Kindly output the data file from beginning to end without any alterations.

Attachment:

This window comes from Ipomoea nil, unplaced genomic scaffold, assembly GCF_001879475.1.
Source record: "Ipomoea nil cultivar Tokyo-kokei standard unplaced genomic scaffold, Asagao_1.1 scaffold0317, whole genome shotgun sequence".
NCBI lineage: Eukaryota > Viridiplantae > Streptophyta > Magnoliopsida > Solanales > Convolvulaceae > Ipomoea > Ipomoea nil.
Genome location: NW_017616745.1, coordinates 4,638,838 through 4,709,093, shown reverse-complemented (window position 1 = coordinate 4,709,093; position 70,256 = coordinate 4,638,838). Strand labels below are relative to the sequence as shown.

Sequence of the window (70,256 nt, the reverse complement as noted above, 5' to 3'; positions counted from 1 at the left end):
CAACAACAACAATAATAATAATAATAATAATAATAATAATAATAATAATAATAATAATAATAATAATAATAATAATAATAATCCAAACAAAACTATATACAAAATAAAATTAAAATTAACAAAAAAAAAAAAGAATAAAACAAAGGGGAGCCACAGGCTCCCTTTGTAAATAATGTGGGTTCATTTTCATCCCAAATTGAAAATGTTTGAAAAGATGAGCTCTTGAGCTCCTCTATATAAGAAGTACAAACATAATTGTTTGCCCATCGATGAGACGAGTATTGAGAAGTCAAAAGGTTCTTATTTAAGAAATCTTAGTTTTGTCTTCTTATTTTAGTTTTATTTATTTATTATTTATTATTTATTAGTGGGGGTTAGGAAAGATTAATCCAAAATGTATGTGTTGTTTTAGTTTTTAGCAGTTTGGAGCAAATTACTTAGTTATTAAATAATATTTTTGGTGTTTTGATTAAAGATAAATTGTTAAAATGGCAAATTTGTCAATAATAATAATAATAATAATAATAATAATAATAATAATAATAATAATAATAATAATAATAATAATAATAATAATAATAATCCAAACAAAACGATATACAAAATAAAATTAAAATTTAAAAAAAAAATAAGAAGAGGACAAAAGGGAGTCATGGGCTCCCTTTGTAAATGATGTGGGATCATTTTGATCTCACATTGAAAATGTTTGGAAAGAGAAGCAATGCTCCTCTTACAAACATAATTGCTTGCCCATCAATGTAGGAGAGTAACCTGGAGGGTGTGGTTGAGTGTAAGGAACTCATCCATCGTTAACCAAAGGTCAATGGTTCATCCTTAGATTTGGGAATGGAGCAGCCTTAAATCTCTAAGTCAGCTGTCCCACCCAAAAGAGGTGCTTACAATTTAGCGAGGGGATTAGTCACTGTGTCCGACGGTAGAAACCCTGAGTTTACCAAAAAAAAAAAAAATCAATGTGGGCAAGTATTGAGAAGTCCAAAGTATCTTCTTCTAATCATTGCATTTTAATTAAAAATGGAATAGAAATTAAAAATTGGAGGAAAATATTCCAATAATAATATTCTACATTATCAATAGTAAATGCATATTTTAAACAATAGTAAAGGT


This window comes from Ipomoea nil, unplaced genomic scaffold, assembly GCF_001879475.1.
Source record: "Ipomoea nil cultivar Tokyo-kokei standard unplaced genomic scaffold, Asagao_1.1 scaffold0317, whole genome shotgun sequence".
NCBI lineage: Eukaryota > Viridiplantae > Streptophyta > Magnoliopsida > Solanales > Convolvulaceae > Ipomoea > Ipomoea nil.
Genome location: NW_017616745.1, coordinates 4,638,838 through 4,709,093, shown reverse-complemented (window position 1 = coordinate 4,709,093; position 70,256 = coordinate 4,638,838). Strand labels below are relative to the sequence as shown.

Sequence of the window (70,256 nt, the reverse complement as noted above, 5' to 3'; positions counted from 1 at the left end):
CAACAACAACAATAATAATAATAATAATAATAATAATAATAATAATAATAATAATAATAATAATAATAATAATAATAATAATCCAAACAAAACTATATACAAAATAAAATTAAAATTAACAAAAAAAAAAAAGAATAAAACAAAGGGGAGCCACAGGCTCCCTTTGTAAATAATGTGGGTTCATTTTCATCCCAAATTGAAAATGTTTGAAAAGATGAGCTCTTGAGCTCCTCTATATAAGAAGTACAAACATAATTGTTTGCCCATCGATGAGACGAGTATTGAGAAGTCAAAAGGTTCTTATTTAAGAAATCTTAGTTTTGTCTTCTTATTTTAGTTTTATTTATTTATTATTTATTATTTATTAGTGGGGGTTAGGAAAGATTAATCCAAAATGTATGTGTTGTTTTAGTTTTTAGCAGTTTGGAGCAAATTACTTAGTTATTAAATAATATTTTTGGTGTTTTGATTAAAGATAAATTGTTAAAATGGCAAATTTGTCAATAATAATAATAATAATAATAATAATAATAATAATAATAATAATAATAATAATAATAATAATAATAATAATAATAATAATCCAAACAAAACGATATACAAAATAAAATTAAAATTTAAAAAAAAAATAAGAAGAGGACAAAAGGGAGTCATGGGCTCCCTTTGTAAATGATGTGGGATCATTTTGATCTCACATTGAAAATGTTTGGAAAGAGAAGCAATGCTCCTCTTACAAACATAATTGCTTGCCCATCAATGTAGGAGAGTAACCTGGAGGGTGTGGTTGAGTGTAAGGAACTCATCCATCGTTAACCAAAGGTCAATGGTTCATCCTTAGATTTGGGAATGGAGCAGCCTTAAATCTCTAAGTCAGCTGTCCCACCCAAAAGAGGTGCTTACAATTTAGCGAGGGGATTAGTCACTGTGTCCGACGGTAGAAACCCTGAGTTTACCAAAAAAAAAAAAAATCAATGTGGGCAAGTATTGAGAAGTCCAAAGTATCTTCTTCTAATCATTGCATTTTAATTAAAAATGGAATAGAAATTAAAAATTGGAGGAAAATATTCCAATAATAATATTCTACATTATCAATAGTAAATGCATATTTTAAACAATAGTAAAGGT